Updated: Interim Infection Prevention and Control Recommendations for Healthcare Personnel During the Coronavirus Disease 2019 (COVID-19) Pandemic

Mary Madison, RN, RAC-CT, CDP
Clinical Consultant – Briggs Healthcare

The CDC posted these updates late Friday, September 23, 2022:

This guidance applies to all U.S. settings where healthcare is delivered, including nursing homes and home health.

Interim Guidance for Managing Healthcare Personnel with SARS-CoV-2 Infection or Exposure to SARS-CoV-2 was also updated on September 23, 2022:

When SARS-CoV-2 Community Transmission levels are high, source control is recommended for everyone in a healthcare setting when they are in areas of the healthcare facility where they could encounter patients.

  • HCP could choose not to wear source control when they are in well-defined areas that are restricted from patient access (e.g., staff meeting rooms) if they do not otherwise meet the criteria described below and Community Levels are not also high. When Community Levels are high, source control is recommended for everyone.

When SARS-CoV-2 Community Transmission levels are not high, healthcare facilities could choose not to require universal source control.  However, even if source control is not universally required, it remains recommended for individuals in healthcare settings who:

  • Have suspected or confirmed SARS-CoV-2 infection or other respiratory infection (e.g., those with runny nose, cough, sneeze); or
  • Had close contact (patients and visitors) or a higher-risk exposure (HCP) with someone with SARS-CoV-2 infection, for 10 days after their exposure; or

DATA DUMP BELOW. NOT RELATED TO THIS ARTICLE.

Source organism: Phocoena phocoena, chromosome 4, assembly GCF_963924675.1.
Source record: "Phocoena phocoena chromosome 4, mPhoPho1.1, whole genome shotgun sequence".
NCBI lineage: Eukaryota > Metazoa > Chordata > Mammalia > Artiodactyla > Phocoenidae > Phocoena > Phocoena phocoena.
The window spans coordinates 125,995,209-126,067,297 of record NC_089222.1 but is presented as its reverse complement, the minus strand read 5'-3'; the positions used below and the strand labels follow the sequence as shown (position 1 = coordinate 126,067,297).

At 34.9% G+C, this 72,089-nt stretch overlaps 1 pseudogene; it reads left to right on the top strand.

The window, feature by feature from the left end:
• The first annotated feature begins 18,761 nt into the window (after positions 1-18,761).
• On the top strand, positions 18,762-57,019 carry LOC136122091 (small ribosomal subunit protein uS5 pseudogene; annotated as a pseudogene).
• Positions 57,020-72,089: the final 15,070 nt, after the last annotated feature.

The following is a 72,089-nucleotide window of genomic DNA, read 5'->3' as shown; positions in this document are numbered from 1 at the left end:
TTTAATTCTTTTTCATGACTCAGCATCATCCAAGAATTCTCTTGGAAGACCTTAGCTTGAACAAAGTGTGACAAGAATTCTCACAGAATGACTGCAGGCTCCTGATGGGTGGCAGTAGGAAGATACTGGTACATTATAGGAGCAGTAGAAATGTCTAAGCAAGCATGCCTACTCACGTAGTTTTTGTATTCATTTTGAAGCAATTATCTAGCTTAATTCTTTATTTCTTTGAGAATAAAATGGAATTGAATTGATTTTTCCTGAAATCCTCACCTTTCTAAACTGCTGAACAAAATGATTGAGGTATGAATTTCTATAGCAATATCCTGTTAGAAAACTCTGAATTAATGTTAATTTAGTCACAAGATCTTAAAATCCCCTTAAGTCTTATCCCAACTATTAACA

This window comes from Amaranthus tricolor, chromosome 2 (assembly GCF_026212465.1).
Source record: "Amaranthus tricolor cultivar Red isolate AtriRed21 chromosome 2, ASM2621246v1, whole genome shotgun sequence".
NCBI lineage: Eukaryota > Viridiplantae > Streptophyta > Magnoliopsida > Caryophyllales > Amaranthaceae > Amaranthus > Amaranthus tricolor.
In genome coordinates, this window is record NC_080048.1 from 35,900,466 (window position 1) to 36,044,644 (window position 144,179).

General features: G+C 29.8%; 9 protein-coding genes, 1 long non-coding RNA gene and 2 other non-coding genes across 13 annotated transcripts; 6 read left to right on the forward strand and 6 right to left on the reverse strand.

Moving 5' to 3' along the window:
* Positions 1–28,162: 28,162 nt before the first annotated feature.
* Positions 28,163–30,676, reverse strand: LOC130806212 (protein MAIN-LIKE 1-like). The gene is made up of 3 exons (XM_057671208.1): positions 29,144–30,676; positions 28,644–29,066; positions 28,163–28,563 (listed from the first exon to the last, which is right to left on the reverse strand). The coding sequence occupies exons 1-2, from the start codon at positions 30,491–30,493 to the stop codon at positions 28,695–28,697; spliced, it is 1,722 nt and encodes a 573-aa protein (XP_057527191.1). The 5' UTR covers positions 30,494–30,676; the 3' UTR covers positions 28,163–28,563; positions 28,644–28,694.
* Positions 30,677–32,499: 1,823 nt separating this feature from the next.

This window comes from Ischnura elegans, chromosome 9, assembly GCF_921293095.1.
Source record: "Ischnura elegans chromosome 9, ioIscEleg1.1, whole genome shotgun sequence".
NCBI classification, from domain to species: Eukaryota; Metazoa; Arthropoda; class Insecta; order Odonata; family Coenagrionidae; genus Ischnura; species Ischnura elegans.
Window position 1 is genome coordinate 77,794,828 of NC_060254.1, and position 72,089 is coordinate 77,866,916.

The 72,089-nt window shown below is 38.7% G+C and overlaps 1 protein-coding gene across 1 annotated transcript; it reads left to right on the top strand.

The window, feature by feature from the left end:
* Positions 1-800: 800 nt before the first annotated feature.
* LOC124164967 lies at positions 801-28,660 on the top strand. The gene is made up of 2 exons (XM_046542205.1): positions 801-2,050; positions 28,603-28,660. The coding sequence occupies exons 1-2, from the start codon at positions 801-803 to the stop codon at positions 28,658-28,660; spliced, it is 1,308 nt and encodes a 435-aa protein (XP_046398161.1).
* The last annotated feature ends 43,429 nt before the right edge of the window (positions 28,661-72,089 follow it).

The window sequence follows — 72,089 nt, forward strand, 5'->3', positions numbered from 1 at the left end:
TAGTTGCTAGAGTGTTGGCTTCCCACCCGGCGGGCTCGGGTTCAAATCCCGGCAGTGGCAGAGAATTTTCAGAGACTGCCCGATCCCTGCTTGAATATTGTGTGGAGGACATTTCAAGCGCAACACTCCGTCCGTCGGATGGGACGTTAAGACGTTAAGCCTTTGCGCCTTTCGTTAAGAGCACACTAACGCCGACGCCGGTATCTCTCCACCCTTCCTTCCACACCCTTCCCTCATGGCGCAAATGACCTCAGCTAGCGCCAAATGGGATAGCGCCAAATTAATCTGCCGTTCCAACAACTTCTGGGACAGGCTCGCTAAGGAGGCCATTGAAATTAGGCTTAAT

• Reside or work on a unit or area of the facility experiencing a SARS-CoV-2 outbreak; universal use of source control could be discontinued as a mitigation measure once no new cases have been identified for 14 days; or
  • Have otherwise had source control recommended by public health authorities

Individuals might also choose to continue using source control based on personal preference, informed by their perceived level of risk for infection based on their recent activities (e.g., attending crowded indoor gatherings with poor ventilation) and their potential for developing severe disease.  For example, if an individual or someone in their household is at increased risk for severe disease, they should consider wearing masks or respirators that provide more protection because of better filtration and fit to reduce exposure and infection risk, even if source control is not otherwise required by the facility.  HCP and healthcare facilities might also consider using or recommending source control when caring for patients who are moderately to severely immunocompromised.

There’s a lot of information on these two (2) websites so please review the CDC guidelines carefully with your team.